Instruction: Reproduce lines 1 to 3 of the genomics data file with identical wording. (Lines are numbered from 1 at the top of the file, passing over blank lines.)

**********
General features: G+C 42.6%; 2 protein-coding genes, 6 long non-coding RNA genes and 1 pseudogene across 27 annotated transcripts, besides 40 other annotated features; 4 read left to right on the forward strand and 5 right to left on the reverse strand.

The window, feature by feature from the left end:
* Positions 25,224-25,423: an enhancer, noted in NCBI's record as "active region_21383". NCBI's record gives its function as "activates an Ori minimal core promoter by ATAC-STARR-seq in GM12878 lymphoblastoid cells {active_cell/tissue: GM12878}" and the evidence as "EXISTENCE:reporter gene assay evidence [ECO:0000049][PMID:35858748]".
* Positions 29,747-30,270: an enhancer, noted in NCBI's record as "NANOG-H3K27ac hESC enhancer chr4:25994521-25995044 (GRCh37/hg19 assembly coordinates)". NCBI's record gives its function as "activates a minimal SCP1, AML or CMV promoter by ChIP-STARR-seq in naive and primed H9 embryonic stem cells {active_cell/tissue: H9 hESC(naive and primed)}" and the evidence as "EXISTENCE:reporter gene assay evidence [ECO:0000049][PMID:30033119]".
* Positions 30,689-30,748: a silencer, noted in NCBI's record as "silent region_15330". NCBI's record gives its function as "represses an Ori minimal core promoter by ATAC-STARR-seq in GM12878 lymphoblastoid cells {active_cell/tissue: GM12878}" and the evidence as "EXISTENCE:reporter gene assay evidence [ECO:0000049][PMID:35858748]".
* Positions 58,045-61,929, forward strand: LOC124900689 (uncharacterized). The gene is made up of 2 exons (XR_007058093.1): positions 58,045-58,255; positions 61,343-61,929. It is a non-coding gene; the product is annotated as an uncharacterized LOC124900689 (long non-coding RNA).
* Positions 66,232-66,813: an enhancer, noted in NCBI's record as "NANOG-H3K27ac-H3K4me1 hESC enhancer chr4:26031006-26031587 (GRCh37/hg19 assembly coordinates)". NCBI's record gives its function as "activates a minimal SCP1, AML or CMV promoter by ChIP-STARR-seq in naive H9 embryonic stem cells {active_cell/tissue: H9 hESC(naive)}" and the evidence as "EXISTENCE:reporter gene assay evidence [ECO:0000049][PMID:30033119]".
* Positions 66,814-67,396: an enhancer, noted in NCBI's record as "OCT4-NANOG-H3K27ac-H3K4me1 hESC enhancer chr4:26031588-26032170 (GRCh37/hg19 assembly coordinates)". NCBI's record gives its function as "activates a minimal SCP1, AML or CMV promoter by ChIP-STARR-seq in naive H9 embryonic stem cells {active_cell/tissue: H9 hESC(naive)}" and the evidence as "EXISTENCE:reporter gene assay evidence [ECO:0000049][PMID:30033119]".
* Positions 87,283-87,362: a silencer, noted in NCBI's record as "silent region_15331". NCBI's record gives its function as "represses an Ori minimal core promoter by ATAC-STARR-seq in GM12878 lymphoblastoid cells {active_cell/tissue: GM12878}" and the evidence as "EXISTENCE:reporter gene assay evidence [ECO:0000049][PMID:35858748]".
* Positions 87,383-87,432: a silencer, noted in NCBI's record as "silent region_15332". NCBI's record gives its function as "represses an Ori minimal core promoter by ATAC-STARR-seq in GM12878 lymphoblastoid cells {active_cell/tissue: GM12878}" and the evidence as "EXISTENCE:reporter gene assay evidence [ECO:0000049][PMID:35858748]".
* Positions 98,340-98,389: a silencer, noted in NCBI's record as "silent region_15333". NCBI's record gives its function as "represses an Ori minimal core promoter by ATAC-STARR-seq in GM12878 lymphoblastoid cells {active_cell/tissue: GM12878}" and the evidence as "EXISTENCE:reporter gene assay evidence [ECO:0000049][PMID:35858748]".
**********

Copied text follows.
General features: G+C 42.6%; 2 protein-coding genes, 6 long non-coding RNA genes and 1 pseudogene across 27 annotated transcripts, besides 40 other annotated features; 4 read left to right on the forward strand and 5 right to left on the reverse strand.

The window, feature by feature from the left end:
* Positions 25,224-25,423: an enhancer, noted in NCBI's record as "active region_21383". NCBI's record gives its function as "activates an Ori minimal core promoter by ATAC-STARR-seq in GM12878 lymphoblastoid cells {active_cell/tissue: GM12878}" and the evidence as "EXISTENCE:reporter gene assay evidence [ECO:0000049][PMID:35858748]".